Having recently reviewed yet another recording of Dvořák's Cello Concerto – Gautier Capuçon's, and it is a good one! (Virgin Classics 519035-2) – I found it pleasurable to turn to much less familiar music. All of these works were composed within a period of less than 15 years. The sonatas by Thuille and Dohnányi, at least, have been recorded before, but they're hardly familiar, and putting these three works together on the same CD gives collectors a convenient opportunity to explore them.
Ludwig Thuille was three years Richard Strauss's senior, and the two men became friends when they were children. (Don Juan was dedicated to Thuille.) As if to prove a point, cellist Sophie Rolland's AS&V recording of Thuille's sonata thoughtfully couples it with Strauss' sole work in this medium. Actually, I don't find Thuille's sonata, which was published in 1902, particularly Straussian, nor is it redolent of Wagner, whose spell Thuille fell under, thanks to Alexander Ritter. Thuille's most important mentor probably was Joseph Rheinberger – a fine craftsman, but hardly a firebrand. Thuille's sonata has its moments, notably in its songful middle movement, and overall is a solid work with a noble demeanor, and well worth an occasional airing – much like Rheinberger's music!
Tovey's writings as a musicologist have made it easy to forget that he was a composer too – one who was esteemed by the likes of Pablo Casals. Although Tovey lived into his sixties, he stopped composing more than 20 years earlier. In 1912, while staying on the Spanish coast with Casals and cellist Guilhermina Suggia, Tovey composed the Sonata for Two Cellos for his two hosts, who were romantically involved at the time. They esteemed Bach. That, and Casals' Catalan origins provided the seasoning for the sonata, which nevertheless is flavored by Tovey's overarching affinity for Brahms.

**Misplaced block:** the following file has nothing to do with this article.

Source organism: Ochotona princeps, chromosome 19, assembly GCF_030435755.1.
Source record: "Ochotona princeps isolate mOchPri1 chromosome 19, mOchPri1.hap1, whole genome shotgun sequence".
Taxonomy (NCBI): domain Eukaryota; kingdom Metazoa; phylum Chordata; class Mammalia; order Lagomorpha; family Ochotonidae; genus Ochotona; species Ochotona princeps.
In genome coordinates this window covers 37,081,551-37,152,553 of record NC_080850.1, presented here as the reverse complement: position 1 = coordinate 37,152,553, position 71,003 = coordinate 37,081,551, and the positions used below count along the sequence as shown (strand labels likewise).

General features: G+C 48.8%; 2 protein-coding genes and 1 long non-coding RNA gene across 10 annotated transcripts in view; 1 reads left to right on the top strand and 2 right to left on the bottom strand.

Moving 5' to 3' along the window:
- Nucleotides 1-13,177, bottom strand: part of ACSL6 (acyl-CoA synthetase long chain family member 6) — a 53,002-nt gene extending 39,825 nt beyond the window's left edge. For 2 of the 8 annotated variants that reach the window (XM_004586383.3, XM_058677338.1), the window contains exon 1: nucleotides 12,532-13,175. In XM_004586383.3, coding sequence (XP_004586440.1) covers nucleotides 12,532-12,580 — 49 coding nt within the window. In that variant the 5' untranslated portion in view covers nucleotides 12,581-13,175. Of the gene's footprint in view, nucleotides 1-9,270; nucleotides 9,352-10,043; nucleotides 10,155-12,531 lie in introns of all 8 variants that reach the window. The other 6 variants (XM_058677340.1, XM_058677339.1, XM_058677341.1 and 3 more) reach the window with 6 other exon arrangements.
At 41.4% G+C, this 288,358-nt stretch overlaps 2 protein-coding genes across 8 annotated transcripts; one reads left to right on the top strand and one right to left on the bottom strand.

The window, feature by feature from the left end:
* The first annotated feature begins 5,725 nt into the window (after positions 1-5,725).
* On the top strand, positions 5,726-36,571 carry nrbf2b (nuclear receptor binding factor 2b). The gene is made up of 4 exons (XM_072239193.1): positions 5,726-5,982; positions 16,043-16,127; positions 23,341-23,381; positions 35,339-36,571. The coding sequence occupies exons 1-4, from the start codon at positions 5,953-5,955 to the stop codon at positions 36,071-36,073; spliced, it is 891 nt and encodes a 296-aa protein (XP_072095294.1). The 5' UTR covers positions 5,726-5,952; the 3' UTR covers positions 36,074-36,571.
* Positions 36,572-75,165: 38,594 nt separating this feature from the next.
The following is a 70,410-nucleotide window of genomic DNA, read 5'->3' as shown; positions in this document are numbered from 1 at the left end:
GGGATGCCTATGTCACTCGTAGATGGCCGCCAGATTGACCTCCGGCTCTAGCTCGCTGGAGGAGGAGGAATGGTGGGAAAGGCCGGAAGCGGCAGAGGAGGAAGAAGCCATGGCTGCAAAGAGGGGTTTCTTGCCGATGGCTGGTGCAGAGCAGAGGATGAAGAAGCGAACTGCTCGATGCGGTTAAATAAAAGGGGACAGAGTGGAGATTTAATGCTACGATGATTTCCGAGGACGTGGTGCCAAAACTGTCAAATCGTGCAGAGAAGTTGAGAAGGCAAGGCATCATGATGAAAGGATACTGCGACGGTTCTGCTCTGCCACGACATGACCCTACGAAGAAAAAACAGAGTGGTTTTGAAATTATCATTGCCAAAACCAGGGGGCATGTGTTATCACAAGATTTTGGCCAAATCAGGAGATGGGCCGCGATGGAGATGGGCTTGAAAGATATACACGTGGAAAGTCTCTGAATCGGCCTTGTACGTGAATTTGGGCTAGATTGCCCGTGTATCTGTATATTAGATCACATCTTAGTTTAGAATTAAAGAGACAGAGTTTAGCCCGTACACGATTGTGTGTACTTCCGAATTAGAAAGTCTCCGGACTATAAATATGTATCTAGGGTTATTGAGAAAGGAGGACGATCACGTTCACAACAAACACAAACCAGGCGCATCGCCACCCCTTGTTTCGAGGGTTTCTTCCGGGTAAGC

Best of all, to my ears, is the sonata by Ernst von (or simply "Ernö") Dohnányi. The work was inspired, in part, by the composer's cello-playing father, but it was dedicated to the cellist who first performed it – Ludwig Lebell, in 1899. As with Tovey's sonata, Brahms's influence can be felt, but here the level of invention is even higher. Particularly memorable – perhaps because it is a little repetitious, but not annoyingly so! – is the playful Scherzo. The last movement, itself a Theme and Variations, brings themes from the previous three movements together in a manner that feels perfectly natural.
Marcy Rosen is a new name to me, but she is a seasoned performer who graduated from the Curtis School of Music, and who has been very active since then as a soloist and chamber musician, and also as a mentor for a new generation of cellists. She plays these three works with personality, but without overwhelming them with ego. Similarly, her sound is warm but never ponderous, and she negotiates even the most rapid passages with no diminution in quality of tone. In the Tovey, she has an equal partner in cellist Frances Rowell – another name worth knowing better. In the other two sonatas, pianist Lydia Artymiw provides the expert and musically sensitive collaboration that one expects from her.
Bridge's warm and truthful recording, made at Queens College's Aaron Copland School of Music, places listeners at an ideal distance from the performers, and also ideally balances the performers. David Grayson's booklet notes are detailed, and add to one's appreciation of these works.
Copyright © 2009, Raymond Tuttle